Last month, the Biden-Harris administration announced it planned to forgive $10,000 in federal student debt for those earning less than $125,000 per year and $20,000 for those who had received Pell grants.
Following the announcement, the U.S. Department of Education released a three-part plan that answered questions, detailed eligibility and set an application deadline of Dec. 31, 2023. The plan, however, did not announce exactly when and where students can apply for loan forgiveness.
“There are a lot of questions that people have about the program right now with this application,” said Josh Montavon, director of Financial Aid and Scholarships at Salt Lake Community College. “There’s not even an application right now to apply, so once the application goes live, it’s going to be all over the news. Hopefully [by] early October the application will be out there.”
Instead of specific dates, the Department of Education said earlier this month that an application will launch in “early October.” The department also notified borrowers to fill out the application before Nov. 15 to receive relief before the payment pause ends in January.
The White House estimates roughly 27 million borrowers will be eligible to receive up to $20,000 in relief. For Mike Sartain, a SLCC and University of Utah graduate who has taken advantage of financial assistance, debt relief is an exciting prospect.
“I took out as much as possible,” Sartain said. “I was bartending at the time, so the extra money was nice to have. I’m absolutely going to apply – I owe about 60 grand, so this would help out immensely.”
Since the announcement of loan forgiveness, scammers have taken advantage of the situation and begun targeting borrowers, according to NPR. Katie Paul, director of the Tech Transparency Project, told the publication that as the payment pause nears its end, scammers may become more likely to prey on desperation.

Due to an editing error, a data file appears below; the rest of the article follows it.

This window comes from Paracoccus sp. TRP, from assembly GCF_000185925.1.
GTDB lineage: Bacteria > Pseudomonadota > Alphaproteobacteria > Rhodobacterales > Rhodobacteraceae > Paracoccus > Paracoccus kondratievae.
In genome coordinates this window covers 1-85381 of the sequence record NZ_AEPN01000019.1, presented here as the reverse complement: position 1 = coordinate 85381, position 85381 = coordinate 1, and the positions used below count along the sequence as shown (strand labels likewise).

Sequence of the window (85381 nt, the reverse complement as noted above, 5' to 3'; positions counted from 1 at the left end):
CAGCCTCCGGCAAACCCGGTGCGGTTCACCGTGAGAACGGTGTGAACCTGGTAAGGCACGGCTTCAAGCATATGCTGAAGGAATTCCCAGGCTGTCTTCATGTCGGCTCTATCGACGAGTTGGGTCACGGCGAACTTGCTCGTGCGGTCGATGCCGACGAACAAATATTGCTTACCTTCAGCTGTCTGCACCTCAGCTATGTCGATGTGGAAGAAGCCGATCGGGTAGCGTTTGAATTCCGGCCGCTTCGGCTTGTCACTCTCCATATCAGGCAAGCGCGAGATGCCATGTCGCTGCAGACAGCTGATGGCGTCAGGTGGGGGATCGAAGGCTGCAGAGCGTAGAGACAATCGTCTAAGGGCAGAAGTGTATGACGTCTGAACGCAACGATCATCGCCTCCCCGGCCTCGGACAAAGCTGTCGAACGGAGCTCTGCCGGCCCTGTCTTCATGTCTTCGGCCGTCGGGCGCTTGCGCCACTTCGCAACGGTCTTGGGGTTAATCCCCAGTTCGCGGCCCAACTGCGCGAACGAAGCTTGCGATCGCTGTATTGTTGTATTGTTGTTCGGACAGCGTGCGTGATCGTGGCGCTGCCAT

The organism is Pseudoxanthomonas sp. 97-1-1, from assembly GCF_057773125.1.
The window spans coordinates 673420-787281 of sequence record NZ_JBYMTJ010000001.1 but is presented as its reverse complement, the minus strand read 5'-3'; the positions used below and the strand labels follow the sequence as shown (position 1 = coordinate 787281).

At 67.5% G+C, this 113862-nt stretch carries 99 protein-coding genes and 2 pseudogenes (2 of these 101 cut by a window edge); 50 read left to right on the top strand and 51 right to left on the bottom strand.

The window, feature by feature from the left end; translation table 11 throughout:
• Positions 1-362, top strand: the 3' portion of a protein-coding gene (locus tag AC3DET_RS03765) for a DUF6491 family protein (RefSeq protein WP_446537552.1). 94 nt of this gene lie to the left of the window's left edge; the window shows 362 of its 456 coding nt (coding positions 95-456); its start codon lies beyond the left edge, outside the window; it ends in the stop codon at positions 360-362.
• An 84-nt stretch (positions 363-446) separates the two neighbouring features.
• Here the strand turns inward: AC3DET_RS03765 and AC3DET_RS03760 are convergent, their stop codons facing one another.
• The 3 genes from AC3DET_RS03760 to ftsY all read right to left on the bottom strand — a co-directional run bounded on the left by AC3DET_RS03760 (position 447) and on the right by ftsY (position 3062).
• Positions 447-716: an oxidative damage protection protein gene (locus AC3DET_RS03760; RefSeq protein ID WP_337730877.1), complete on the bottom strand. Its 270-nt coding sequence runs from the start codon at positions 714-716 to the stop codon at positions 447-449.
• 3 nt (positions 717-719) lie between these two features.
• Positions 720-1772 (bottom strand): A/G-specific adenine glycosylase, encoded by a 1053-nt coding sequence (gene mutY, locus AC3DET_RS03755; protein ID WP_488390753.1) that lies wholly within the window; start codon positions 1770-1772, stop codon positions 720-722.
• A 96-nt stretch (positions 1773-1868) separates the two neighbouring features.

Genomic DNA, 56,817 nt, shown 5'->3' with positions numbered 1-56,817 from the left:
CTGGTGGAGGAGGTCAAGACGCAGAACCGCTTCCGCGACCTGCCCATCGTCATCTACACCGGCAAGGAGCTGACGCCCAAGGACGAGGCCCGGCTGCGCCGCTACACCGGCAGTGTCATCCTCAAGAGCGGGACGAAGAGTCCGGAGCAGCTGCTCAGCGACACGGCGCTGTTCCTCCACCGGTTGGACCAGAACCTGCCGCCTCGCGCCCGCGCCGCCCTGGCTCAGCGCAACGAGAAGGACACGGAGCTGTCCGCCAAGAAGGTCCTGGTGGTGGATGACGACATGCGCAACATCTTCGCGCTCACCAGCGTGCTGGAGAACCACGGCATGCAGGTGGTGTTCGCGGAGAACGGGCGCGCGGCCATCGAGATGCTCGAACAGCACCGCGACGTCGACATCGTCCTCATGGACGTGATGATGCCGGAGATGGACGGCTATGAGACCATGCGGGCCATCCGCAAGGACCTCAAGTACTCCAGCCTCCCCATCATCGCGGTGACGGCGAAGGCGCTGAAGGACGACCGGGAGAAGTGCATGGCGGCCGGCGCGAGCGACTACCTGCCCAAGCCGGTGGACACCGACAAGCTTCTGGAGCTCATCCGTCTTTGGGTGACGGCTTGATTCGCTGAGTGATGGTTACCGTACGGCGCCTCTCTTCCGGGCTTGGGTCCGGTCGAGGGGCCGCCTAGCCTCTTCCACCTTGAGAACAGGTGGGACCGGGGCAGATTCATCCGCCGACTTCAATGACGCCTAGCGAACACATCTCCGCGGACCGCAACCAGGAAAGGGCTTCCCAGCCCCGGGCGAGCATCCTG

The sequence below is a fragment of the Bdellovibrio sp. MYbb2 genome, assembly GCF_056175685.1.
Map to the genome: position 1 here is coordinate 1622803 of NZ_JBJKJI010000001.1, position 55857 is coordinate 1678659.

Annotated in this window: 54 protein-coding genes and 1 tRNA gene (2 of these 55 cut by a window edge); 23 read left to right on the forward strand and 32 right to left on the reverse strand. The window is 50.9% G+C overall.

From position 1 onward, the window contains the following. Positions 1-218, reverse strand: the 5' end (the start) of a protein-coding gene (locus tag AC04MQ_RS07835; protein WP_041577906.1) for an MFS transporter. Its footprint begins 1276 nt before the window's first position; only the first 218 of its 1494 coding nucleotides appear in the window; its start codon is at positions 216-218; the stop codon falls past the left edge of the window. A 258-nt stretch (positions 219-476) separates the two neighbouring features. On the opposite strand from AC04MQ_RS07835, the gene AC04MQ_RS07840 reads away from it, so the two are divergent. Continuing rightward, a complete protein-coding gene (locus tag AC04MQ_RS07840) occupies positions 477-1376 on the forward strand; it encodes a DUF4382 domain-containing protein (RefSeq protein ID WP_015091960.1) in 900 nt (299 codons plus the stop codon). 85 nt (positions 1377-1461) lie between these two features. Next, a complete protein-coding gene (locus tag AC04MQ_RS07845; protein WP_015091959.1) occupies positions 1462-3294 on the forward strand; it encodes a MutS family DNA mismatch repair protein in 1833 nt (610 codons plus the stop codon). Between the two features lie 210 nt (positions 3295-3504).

Montavon said to be vigilant as no government entity is currently phoning or emailing borrowers about loan forgiveness.
“I’d recommend that if you don’t hear it from federal student aid or you’re not hearing it on broader news … don’t buy into it,” Montavon said. “If somebody calls you and says they’re from federal student aid, and then they ask you for your social security number, it’s not a legitimate knowledge source.”
For students who don’t qualify for loan forgiveness, Montavon said the free application for federal student aid, or FAFSA, is the best place to start.
“[FAFSA] is really the key that unlocks a whole bunch of types of mutual aid,” Montavon said.
General eligibility requirements for FAFSA include that applicants have financial need, are a U.S. citizen or eligible noncitizen, and are enrolled in an eligible degree or certificate program, according to the Department of Education.
To fill out FAFSA, visit the form’s online web page. Additionally, the office of Financial Aid and Scholarships at SLCC assists students in completing the form. For walk-in times or to schedule an appointment with the office, call 801-957-4410.
For more information regarding loan forgiveness, visit the plan posted online by the Department of Education. To view a full list of financial assistance that SLCC offers, including grants and tuition waiver programs, visit the financial office’s web page.